In 1970, club owner Anusch Samy died in a plane crash close to St. Moritz. Following his dead, his brother Temur did not manage to keep the party empire together, and "Munich's biggest beat sensation"[4] had to close in 1972.[2][3] A supermarket chain planned to move into the building, which could be prevented by a civic movement. Eventually the city of Munich bought the building, which since 1993 houses a theater called Schauburg.[8]


"That's exactly how I imagined the opening to be."

— Club owner Anusch Samy on the opening event that ended in complete chaos.[2]

"Whoever was there, being kicked, being pushed, being knocked, with torn off buttons on his jacket, tartar bread on his trousers, and also otherwise slightly confused by shock music, go-go girls and psychedelic image-throwers left the site of the inferno, was to blame himself, he just didn't have to go."

— German journalist Hannes Obermaier on the opening night[3]

"Of course the two [brothers] created something completely new, but they also destroyed the old infrastructure of [Munich's district] Schwabing."

— Ernst Knauf, owner of the famous jazz club Domicile.[2]


  • Mirko Hecktor, Moritz von Uslar, Patti Smith, Andreas Neumeister: Mjunik Disco – from 1949 to now (in German). Blumenbar Verlag, München 2008, ISBN 978-3-936738-47-6.

External links[edit]


  1. ^ a b c d e f "Flower Power auf Teutonisch" [Flower power in Teutonic]. Der Spiegel (in German). 30 October 1967. pp. 214–215. Retrieved 28 October 2019.
  2. ^ a b c d e f g h i j k Hecktor, Mirko; von Uslar, Moritz; Smith, Patti; Neumeister, Andreas (1 November 2008). Mjunik Disco – from 1949 to now (in German). ISBN 978-3936738476.
  3. ^ a b c d e f "Discos prägen wilde Epoche: Die 70er in München: Laut, schrill, verrucht" [Discos shape a wild era: The 70s in Munich: Loud, shrill, wicked] (in German). tz. 26 April 2016. Retrieved 28 October 2019.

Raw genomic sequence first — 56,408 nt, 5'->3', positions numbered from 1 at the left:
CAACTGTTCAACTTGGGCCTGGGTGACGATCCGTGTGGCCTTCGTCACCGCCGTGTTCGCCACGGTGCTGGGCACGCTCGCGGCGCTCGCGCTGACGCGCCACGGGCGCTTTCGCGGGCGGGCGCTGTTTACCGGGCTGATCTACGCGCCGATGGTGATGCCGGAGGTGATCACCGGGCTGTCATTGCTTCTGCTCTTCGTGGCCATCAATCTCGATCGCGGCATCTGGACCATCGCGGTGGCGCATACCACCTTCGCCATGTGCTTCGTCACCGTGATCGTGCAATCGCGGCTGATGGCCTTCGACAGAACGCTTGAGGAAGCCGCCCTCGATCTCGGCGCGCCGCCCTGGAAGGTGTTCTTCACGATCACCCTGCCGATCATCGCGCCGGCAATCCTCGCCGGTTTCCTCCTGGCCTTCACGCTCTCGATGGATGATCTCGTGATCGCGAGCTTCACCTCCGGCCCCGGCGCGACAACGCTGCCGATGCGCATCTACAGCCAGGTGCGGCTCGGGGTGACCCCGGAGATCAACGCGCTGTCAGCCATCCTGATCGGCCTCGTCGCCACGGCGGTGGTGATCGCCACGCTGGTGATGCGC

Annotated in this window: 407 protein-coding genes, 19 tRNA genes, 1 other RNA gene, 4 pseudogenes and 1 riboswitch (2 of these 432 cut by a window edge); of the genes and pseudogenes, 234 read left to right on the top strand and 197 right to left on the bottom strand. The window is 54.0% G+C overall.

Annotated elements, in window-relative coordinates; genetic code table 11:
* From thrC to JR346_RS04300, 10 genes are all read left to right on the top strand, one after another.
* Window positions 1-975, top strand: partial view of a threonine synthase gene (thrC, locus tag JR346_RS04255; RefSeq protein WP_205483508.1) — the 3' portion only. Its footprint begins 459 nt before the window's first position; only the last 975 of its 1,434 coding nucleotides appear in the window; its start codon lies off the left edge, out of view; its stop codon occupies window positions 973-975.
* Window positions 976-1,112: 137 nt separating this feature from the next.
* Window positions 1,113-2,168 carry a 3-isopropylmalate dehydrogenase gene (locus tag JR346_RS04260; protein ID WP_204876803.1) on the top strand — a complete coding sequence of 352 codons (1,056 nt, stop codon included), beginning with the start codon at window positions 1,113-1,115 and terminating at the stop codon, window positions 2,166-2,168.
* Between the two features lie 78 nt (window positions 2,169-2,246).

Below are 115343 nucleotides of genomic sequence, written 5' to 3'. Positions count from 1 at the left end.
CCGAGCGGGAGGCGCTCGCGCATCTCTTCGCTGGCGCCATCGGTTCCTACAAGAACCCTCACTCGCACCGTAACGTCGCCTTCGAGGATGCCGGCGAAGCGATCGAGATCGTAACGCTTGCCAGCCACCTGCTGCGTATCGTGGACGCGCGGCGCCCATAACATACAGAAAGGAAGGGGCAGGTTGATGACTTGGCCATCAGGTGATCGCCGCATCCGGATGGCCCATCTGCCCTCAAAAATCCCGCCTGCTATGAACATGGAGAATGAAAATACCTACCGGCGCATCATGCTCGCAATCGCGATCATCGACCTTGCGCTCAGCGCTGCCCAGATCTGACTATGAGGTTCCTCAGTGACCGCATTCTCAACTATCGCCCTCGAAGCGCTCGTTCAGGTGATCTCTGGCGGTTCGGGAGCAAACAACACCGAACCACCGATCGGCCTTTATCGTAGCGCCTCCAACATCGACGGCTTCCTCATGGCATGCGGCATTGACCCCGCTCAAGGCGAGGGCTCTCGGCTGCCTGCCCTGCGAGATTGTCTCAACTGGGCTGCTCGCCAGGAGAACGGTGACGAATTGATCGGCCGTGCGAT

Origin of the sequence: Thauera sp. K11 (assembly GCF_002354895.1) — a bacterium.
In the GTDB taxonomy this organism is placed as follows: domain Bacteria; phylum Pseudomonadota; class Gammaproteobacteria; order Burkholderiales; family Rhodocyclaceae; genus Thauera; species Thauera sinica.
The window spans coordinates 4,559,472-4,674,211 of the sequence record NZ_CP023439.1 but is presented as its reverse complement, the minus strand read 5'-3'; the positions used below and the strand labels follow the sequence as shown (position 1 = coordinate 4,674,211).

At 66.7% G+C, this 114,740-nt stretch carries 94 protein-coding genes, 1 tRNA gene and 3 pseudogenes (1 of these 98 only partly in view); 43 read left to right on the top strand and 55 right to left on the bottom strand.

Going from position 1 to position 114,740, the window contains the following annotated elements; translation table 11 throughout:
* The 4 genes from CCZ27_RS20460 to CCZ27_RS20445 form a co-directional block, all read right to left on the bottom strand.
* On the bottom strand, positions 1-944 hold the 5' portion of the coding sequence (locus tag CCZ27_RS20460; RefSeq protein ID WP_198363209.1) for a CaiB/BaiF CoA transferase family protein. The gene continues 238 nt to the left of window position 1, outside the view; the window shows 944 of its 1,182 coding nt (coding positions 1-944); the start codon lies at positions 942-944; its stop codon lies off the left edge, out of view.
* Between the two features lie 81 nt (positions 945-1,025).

4. ^ a b Blow-Up Discotheque Aka Happening Centre In Munich (1967) (Pathé newsreel) (film). Munich: British Pathé. 1967. 2045.35.
  5. ^ Stankiewitz, Karl (2018). Aus is und Gar is (in German). Munich: Allitera Verlag. ISBN 978-3-96233-023-1.
  6. ^ a b c Goetz, Joachim (March 2019). "Gebaute Utopien: 70er-Jahre-Kult in Schwabing" [Built utopias: 1970s cult in Schwabing] (PDF). Design Schau (in German). MCBW. Retrieved 28 October 2019.
  7. ^ Beyer, Friedemann (2 August 2018). Die Samy-Brüder – Könige der Flower-Power-Ära in Schwabing [The Samy brothers – kings of the flower power era in Schwabing] (radio broadcast) (in German). Bayerischer Rundfunk (published 1 September 2018).
  8. ^ a b "History of the building" (in German). Schauburg Archiv. Retrieved 30 October 2019.
  9. ^ Schauberger, Anja (December 2017). "11 verrückte Clubs in München, die Geschichte schrieben" [11 crazy clubs in Munich that made history] (in German). Mit Vergnuegen. Retrieved 28 October 2019.
  10. ^ Lorenz, Thomas (15 September 2017). "Münchner Kult-Disco: Gepackt vom Blow-Up-Fieber" [Munich cult disco: Packed with the Blow Up fever] (in German). Abendzeitung. Retrieved 28 October 2019.
  11. ^ Forster, Karl (31 December 2015). "München in den 70er-Jahren: Als die Nacht noch sündig war" [Munich in the 1970s: When the night was still sinful] (in German). Süddeutsche Zeitung. Retrieved 28 October 2019.

DE-BY_type:landmark 48°9′26.9″N 11°34′31.4″E / 48.157472°N 11.575389°E / 48.157472; 11.575389